GREENFIELD — A pair of bald eagles that had called Greenfield home for several years lost their nest when powerful storms whipped through the county during the weekend.
Wind gusts reached up to 26 mph Saturday as a brief but powerful rainstorm crossed Greenfield. The tall sycamore tree on the northeast side of Greenfield that served as the eagles’ habitat crashed to the ground, prompting concern among area residents who had for months kept eyes on the nest and enjoyed tracking the birds’ activities. But there’s good news: Wildlife officials said neither adult eagle nor their eaglet appears to have been harmed in the incident, and they’re likely to build another nest nearby.
Though eagles are known to return to the same site to lay eggs year after year, it’s not unusual for their nests to fall out of trees, and it’s easy for the species to recover, said Amy Kearns, bird biologist with the Department of Natural Resources.
“This happens often, and luckily, it’s the perfect time of the year for it to happen,” Kearns said. “There weren’t any eggs or chicks in the nest, and they have all fall and winter to build another nest up. After all’s said and done, it really shouldn’t affect them at all.”
Some eagles begin building habitats in the early fall and add to them until nesting season comes around in the winter, Kearns said. In the short term, she added, the eagles likely will seek shelter in nearby trees.
Local DNR conservation officer Scott Johnson, who examined the site Monday, said he saw one of the adult eagles perched in another tree on the property and predicts the birds will rebuild somewhere close by.
“They chose this area for a reason, and eagles have amazing ways of bouncing back,” he said. “They’re an incredibly smart species.”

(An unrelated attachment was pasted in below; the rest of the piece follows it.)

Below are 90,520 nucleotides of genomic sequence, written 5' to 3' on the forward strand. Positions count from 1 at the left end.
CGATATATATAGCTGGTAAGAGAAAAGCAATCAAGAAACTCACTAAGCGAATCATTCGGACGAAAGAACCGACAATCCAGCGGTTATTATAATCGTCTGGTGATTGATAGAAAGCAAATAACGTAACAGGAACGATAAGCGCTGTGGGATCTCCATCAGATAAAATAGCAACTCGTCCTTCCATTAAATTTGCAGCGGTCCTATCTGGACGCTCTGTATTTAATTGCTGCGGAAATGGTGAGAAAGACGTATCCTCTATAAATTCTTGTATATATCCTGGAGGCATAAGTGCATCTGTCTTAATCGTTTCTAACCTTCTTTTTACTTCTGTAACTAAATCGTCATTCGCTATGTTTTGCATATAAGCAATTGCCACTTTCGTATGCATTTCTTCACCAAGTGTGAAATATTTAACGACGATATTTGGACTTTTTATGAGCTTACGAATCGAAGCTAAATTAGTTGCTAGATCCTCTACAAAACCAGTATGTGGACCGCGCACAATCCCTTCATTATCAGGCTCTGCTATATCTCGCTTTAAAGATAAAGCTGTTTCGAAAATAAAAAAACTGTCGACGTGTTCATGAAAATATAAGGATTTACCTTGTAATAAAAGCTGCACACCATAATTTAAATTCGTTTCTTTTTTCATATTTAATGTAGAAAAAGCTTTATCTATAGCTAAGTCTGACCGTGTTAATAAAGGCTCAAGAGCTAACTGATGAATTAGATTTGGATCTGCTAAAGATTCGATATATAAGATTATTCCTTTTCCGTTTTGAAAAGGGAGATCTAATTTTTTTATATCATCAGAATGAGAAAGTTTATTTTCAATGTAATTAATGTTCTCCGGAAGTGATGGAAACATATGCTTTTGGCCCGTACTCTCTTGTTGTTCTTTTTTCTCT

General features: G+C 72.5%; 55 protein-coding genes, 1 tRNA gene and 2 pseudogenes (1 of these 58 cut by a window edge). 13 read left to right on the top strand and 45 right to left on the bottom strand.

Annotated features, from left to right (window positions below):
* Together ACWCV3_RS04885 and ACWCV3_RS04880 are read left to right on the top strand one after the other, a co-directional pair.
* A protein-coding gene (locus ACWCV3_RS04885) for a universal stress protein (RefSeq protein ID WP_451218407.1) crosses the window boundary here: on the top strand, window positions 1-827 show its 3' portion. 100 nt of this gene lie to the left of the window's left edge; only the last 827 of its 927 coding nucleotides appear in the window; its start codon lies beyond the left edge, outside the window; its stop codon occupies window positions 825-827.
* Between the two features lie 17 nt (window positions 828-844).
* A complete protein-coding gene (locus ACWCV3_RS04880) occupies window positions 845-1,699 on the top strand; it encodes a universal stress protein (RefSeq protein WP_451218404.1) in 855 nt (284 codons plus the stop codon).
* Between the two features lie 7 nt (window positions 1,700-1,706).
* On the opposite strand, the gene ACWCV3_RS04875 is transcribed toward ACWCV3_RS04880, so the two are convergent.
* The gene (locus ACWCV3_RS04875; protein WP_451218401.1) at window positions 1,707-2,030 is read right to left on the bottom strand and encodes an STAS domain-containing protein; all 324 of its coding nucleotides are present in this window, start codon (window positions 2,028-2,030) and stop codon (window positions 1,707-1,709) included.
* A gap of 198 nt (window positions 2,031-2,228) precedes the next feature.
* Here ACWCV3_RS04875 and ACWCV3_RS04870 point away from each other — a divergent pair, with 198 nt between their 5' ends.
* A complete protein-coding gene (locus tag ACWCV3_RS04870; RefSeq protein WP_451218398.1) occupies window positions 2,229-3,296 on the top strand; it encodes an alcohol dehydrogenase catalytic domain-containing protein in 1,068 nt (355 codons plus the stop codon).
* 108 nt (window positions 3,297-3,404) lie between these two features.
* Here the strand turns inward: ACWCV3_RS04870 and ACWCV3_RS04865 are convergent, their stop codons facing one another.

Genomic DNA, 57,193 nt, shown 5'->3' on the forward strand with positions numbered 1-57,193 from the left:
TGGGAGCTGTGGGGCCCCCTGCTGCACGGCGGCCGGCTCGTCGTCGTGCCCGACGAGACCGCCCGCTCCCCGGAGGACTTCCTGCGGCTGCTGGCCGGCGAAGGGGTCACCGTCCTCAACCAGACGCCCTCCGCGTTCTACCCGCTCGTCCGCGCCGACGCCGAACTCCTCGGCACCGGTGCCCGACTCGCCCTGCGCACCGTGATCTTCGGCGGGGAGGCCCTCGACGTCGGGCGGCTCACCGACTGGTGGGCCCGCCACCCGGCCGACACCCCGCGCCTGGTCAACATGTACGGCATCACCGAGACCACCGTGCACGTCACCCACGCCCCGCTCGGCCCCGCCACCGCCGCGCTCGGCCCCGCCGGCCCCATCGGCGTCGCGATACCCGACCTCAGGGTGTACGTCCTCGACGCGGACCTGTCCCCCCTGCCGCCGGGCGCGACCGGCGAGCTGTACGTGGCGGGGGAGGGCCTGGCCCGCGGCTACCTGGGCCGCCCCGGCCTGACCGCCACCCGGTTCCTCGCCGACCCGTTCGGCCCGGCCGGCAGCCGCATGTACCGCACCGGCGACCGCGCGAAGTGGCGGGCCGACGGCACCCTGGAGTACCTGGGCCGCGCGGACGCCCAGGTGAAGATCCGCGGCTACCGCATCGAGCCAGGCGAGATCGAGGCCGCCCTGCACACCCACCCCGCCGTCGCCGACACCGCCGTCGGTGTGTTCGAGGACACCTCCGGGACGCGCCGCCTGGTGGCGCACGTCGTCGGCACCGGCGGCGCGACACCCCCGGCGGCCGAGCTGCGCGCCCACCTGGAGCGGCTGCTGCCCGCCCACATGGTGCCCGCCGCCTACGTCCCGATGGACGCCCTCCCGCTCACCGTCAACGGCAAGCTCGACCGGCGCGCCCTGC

Jason Lee, a local photographer who launched the Facebook page “Greenfield Eagle Watch,” which has more than 3,500 followers, has documented the birds regularly since their arrival.
Lee was encouraged when he saw the eaglet Sunday morning after having heard the tree holding the nest had fallen.
The tree had begun to rot, making it vulnerable to the storm, Johnson noted. That, coupled with the weight of the eagles’ nest and strong gusts of winds, was likely all it took to bring the tree down, he said.
Johnson estimated the nest to be between 5 and 6 feet in diameter and said eagles’ nests can grow even larger than that.
As eagles continue adding to their nests, some grow to weigh thousands of pounds, Kearns said.
Sarah Taylor, who lives on the property adjacent to the nest site, said she hopes the eagles don’t stray far.
“It’s been a lot of fun tracking their progress,” she said. “Eagles aren’t something you’d expect to see out here, so it was really a treat for us.”
She said the eagles have created quite a stir throughout the community since they arrived — with passers-by stopping to gaze on the birds and snap photographs.
“Whenever we’d come up the road to our house, we’d wonder how many cars we’d see pulled over to the side, trying to see the eagles,” she said. “It kind of became a running joke.”
Johnson said he’s already heard a lot of concerns from residents worried about the eagles. He’s shared with them his optimism for the birds’ future.
“Everyone’s really hopeful they’ll stick around,” he said. “I bet they’ll find a way. There are a lot of good trees and ponds for them to choose from around here.”
“Everyone’s really hopeful they’ll stick around. I bet they’ll find a way,”
Conservation officer Scott Johnson, on the bald eagles whose nesting tree fell during weekend storms.